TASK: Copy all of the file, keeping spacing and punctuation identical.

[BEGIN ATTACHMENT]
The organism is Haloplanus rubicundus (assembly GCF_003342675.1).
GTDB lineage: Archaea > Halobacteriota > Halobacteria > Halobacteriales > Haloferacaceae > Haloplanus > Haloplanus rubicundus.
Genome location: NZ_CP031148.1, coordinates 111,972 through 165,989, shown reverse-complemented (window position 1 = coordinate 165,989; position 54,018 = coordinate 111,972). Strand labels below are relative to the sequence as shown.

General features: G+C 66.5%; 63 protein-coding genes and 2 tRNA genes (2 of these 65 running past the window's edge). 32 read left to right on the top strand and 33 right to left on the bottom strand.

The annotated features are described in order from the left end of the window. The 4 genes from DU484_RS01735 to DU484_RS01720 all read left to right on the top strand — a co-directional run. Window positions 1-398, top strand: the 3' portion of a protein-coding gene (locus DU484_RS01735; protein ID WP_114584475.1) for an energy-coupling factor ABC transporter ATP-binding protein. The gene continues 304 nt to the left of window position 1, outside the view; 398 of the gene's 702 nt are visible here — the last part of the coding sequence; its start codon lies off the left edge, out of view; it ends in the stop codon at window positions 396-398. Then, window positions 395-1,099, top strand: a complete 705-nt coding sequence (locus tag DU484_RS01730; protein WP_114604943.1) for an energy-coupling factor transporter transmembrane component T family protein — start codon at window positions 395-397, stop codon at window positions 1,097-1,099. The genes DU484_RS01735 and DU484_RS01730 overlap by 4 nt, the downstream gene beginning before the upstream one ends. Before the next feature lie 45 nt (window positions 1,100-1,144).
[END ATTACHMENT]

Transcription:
The organism is Haloplanus rubicundus (assembly GCF_003342675.1).
GTDB lineage: Archaea > Halobacteriota > Halobacteria > Halobacteriales > Haloferacaceae > Haloplanus > Haloplanus rubicundus.
Genome location: NZ_CP031148.1, coordinates 111,972 through 165,989, shown reverse-complemented (window position 1 = coordinate 165,989; position 54,018 = coordinate 111,972). Strand labels below are relative to the sequence as shown.

General features: G+C 66.5%; 63 protein-coding genes and 2 tRNA genes (2 of these 65 running past the window's edge). 32 read left to right on the top strand and 33 right to left on the bottom strand.

The annotated features are described in order from the left end of the window. The 4 genes from DU484_RS01735 to DU484_RS01720 all read left to right on the top strand — a co-directional run. Window positions 1-398, top strand: the 3' portion of a protein-coding gene (locus DU484_RS01735; protein ID WP_114584475.1) for an energy-coupling factor ABC transporter ATP-binding protein. The gene continues 304 nt to the left of window position 1, outside the view; 398 of the gene's 702 nt are visible here — the last part of the coding sequence; its start codon lies off the left edge, out of view; it ends in the stop codon at window positions 396-398. Then, window positions 395-1,099, top strand: a complete 705-nt coding sequence (locus tag DU484_RS01730; protein WP_114604943.1) for an energy-coupling factor transporter transmembrane component T family protein — start codon at window positions 395-397, stop codon at window positions 1,097-1,099. The genes DU484_RS01735 and DU484_RS01730 overlap by 4 nt, the downstream gene beginning before the upstream one ends. Before the next feature lie 45 nt (window positions 1,100-1,144).